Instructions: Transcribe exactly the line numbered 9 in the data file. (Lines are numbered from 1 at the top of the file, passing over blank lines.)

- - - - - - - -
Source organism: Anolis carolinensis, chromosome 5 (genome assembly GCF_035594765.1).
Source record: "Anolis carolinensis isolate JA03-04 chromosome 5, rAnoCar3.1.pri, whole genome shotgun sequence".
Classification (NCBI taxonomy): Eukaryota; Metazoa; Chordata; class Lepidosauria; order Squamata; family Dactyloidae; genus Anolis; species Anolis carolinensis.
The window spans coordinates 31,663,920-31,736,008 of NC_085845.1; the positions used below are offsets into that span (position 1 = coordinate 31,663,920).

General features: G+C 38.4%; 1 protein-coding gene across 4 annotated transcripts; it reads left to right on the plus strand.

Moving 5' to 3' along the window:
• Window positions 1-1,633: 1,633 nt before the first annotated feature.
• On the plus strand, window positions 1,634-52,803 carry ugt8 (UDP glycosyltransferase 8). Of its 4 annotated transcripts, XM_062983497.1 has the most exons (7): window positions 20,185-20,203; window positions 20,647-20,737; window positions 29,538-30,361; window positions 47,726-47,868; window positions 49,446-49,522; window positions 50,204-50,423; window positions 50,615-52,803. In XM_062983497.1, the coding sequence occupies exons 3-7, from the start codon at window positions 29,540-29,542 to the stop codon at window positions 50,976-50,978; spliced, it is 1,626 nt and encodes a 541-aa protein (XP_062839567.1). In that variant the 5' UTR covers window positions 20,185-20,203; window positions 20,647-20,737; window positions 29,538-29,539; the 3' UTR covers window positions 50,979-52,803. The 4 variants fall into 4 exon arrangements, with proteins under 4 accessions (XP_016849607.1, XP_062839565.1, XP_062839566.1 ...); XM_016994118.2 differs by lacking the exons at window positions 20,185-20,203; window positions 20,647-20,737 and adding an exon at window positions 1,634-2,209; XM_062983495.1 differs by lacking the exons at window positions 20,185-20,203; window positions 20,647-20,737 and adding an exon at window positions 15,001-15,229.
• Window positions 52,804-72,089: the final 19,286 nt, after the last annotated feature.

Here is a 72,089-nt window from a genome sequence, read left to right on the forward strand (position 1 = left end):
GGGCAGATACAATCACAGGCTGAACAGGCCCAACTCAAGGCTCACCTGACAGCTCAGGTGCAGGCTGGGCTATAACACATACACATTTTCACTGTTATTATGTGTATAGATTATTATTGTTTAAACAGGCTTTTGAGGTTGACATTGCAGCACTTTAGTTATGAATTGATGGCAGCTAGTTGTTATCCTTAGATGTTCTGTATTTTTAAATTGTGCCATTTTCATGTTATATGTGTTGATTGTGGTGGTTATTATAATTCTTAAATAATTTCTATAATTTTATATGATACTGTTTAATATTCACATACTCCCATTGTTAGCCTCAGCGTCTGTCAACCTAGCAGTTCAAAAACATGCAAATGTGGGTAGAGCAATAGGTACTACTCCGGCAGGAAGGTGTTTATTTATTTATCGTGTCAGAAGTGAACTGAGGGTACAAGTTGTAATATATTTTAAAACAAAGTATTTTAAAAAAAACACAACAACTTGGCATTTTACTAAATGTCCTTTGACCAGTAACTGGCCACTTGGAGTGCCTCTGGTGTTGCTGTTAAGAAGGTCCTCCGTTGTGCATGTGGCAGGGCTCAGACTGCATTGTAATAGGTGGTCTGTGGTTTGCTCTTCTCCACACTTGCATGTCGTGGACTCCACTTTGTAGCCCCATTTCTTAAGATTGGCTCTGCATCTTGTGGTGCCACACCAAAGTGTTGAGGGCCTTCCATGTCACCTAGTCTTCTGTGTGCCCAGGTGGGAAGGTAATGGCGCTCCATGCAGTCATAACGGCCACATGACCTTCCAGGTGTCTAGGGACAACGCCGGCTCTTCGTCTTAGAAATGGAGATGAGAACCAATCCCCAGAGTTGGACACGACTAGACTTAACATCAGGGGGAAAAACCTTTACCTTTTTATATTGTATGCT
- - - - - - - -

• Window positions 52,804-72,089: the final 19,286 nt, after the last annotated feature.